Director and co-creator Steven Canals ties up most of the show's loose ends in a finale as operatic and gratifying as the show deserves.
- 👠 The show's depiction of real-life protests leading to more treatment opportunities for people of color provides a sobering backdrop for its wish-fulfillment wrapup.
- 👠 Canals and his cowriters fire a clever broadside at 'Sex and the City' as his colorful cast offers a more honest look at cosmopolitan New York.
- 👠 Some of the story lines, especially for Angel and Elektra, relegate them to less interesting conclusions than they deserve.
This post contains spoilers for Pose.
Check out our last review here.
A week after the wedding of the century, everything feels a bit like a comedown on Pose, even if we’re already at the series finale. It’s impossible to overstate the historic significance of the show and its depiction of LGBTQ+ people of color, much less its studious belief that they deserve as many happy endings as everyone else in television history, even if it means packing several into each episode. But as the saga of house Evangelista comes to a close, finale director and co-creator Steven Canals packs viewers’ final two hours with these beloved, beautifully multidimensional characters full of bittersweet wisdom and sometimes bracing inspiration.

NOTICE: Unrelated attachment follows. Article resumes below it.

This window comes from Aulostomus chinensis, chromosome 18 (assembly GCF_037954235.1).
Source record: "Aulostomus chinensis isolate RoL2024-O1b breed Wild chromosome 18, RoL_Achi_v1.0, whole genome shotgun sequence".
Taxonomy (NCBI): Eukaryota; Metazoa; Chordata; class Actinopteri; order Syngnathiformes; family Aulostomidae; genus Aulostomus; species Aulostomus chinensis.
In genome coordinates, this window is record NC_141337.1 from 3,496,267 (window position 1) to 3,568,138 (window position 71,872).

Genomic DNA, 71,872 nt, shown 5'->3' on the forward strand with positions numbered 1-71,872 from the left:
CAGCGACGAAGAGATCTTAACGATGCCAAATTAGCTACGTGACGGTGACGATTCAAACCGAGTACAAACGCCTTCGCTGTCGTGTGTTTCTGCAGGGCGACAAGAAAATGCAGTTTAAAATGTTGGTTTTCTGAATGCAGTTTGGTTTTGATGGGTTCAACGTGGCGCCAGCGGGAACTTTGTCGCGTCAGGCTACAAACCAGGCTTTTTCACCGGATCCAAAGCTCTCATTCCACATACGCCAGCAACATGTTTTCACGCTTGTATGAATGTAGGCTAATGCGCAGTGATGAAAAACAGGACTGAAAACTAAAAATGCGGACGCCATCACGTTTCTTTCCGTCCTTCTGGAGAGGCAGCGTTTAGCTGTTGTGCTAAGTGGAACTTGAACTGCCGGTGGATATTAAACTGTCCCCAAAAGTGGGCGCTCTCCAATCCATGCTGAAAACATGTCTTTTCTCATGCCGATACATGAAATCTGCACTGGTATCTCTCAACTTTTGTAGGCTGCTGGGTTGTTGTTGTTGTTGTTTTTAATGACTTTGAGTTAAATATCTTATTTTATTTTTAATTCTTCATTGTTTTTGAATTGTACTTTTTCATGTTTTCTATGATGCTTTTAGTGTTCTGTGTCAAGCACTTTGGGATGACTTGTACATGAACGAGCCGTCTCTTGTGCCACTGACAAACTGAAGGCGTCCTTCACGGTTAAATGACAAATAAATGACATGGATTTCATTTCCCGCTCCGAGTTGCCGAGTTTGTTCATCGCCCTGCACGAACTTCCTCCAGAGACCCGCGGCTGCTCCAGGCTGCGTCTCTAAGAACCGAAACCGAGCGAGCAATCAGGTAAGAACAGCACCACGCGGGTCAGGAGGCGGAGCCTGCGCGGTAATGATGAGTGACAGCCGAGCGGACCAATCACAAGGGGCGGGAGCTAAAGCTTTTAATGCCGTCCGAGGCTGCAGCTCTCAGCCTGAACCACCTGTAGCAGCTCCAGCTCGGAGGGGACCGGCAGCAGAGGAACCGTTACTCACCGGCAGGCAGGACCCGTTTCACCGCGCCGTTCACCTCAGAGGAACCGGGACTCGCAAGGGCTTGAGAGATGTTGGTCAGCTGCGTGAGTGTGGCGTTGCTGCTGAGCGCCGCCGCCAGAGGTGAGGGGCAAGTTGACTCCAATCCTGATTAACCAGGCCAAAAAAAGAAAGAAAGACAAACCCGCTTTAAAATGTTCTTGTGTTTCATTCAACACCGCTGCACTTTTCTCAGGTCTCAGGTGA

The episode opens as Pray (Billy Porter) enlists Blanca (MJ Rodriguez) to help complete his panel for the AIDS quilt he elected to be a part of earlier in the season; but at the moment he prepares for death, Blanca and Judy (Sandra Bernhard) discover a clinical trial for HIV and AIDS patients whose efficacy might just save his life — if they can get him into it, anyway. Unfortunately, few people of color were considered for the study, which appropriately outrages the two of them enough to mount protests in front of the hospital until its administrator relents and admits just two new patients: Pray and Blanca. But even as Christopher (Jeremy Pope) thrills at the chance to experience a full and happy life with Blanca, she raises the spectre of the Tuskegee experiments, although her concerns feel more born of a fear of hoping too greatly for a cure to the destructive disease than sincere skepticism of the trials’ intentions (much less efficacy).